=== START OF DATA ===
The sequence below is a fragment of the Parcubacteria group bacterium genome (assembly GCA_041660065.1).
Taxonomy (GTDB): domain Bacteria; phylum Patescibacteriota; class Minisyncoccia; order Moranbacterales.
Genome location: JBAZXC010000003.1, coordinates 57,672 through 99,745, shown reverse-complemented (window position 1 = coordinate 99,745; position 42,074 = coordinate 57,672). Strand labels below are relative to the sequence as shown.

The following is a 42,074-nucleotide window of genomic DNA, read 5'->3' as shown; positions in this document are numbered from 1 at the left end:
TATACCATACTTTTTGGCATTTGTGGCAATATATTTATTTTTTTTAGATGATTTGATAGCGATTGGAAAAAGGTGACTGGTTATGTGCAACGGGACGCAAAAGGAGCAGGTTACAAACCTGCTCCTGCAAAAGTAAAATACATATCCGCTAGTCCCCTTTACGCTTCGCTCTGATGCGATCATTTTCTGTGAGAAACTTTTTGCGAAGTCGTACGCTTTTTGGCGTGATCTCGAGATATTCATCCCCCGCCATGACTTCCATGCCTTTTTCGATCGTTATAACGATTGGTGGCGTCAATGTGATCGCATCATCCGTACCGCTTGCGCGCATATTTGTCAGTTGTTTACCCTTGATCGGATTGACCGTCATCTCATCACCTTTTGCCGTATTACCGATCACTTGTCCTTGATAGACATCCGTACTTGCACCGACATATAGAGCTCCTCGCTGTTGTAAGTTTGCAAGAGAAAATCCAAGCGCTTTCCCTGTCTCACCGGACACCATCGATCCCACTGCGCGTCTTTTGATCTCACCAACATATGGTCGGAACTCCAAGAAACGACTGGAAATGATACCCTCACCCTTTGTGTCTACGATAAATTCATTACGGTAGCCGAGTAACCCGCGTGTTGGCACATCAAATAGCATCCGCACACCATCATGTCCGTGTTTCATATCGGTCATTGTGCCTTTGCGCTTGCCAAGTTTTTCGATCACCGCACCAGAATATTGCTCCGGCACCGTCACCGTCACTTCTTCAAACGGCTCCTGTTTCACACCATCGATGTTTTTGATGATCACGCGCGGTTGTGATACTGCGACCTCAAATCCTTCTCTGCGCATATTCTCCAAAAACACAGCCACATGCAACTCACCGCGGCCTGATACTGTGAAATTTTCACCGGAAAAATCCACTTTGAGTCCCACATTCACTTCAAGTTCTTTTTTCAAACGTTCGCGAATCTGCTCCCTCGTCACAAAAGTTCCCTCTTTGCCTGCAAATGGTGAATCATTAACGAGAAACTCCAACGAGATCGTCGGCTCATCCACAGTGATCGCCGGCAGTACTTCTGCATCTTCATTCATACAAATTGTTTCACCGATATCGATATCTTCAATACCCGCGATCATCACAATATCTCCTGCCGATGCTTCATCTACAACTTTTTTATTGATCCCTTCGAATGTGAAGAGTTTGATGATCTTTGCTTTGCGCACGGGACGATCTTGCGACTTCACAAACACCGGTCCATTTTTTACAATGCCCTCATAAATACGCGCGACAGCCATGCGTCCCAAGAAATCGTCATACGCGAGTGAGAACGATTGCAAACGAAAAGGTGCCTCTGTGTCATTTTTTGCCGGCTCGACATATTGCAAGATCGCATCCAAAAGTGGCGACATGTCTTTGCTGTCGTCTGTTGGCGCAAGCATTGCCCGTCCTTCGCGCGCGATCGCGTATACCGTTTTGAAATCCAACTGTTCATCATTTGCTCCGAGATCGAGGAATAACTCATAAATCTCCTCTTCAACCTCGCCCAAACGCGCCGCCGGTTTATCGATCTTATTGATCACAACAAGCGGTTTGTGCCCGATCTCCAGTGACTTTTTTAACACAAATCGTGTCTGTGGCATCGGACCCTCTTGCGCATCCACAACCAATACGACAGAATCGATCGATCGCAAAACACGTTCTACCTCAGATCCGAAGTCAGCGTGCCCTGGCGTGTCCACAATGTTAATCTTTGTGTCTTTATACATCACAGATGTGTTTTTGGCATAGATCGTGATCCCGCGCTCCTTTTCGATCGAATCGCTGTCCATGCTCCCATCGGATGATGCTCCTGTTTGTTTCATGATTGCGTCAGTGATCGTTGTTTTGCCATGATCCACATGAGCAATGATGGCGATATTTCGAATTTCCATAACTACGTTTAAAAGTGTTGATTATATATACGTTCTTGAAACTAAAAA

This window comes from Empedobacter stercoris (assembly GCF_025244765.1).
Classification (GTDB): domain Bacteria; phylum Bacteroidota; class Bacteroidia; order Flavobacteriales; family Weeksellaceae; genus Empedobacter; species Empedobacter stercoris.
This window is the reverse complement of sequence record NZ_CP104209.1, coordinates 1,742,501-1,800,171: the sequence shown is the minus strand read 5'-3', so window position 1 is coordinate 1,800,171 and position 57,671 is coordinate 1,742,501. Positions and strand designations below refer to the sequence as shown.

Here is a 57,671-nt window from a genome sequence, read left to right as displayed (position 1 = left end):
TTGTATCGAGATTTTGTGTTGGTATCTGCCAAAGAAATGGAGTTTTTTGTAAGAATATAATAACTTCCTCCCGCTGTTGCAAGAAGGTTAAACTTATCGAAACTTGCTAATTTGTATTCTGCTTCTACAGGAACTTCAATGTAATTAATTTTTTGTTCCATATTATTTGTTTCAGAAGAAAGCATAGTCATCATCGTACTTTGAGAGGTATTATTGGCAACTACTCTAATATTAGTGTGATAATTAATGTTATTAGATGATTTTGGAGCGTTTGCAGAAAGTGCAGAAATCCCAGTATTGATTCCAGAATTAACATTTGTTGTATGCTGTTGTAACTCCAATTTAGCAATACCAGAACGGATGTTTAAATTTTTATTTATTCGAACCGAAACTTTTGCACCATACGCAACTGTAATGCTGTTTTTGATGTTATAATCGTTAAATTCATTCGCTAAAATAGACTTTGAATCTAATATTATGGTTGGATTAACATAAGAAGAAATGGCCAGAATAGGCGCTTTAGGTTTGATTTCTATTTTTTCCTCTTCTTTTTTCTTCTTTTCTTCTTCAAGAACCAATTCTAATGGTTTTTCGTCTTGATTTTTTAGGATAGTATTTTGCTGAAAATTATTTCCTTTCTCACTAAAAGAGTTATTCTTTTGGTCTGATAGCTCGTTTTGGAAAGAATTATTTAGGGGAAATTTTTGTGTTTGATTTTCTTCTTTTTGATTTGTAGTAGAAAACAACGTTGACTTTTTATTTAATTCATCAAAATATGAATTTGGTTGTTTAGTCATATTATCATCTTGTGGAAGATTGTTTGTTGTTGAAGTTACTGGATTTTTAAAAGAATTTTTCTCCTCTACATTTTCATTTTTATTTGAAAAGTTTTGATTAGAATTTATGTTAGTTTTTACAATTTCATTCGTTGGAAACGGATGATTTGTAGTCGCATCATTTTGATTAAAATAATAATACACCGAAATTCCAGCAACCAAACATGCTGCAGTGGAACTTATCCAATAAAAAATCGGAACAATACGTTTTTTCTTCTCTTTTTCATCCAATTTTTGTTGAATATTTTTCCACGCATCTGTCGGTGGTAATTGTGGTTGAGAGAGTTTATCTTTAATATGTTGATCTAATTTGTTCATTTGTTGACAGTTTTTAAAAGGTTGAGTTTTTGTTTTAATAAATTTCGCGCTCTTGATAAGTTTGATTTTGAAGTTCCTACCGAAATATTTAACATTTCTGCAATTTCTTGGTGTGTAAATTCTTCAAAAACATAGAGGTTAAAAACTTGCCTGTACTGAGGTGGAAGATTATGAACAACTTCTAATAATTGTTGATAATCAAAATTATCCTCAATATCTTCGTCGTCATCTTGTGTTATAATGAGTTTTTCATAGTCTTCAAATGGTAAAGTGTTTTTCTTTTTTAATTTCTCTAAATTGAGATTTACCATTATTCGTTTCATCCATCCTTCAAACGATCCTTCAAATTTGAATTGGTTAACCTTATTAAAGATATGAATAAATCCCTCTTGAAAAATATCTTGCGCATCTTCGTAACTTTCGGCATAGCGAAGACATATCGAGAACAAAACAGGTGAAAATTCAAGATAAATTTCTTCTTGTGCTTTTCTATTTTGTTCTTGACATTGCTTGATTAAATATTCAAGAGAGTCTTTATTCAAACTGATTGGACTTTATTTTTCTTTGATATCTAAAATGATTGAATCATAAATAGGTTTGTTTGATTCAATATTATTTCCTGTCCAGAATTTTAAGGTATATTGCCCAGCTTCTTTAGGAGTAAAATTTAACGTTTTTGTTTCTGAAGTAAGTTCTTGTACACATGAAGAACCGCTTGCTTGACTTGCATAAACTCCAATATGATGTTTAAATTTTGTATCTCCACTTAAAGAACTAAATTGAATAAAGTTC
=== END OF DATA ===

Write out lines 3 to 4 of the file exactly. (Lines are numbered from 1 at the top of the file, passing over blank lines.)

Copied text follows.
Genome location: JBAZXC010000003.1, coordinates 57,672 through 99,745, shown reverse-complemented (window position 1 = coordinate 99,745; position 42,074 = coordinate 57,672). Strand labels below are relative to the sequence as shown.

The following is a 42,074-nucleotide window of genomic DNA, read 5'->3' as shown; positions in this document are numbered from 1 at the left end: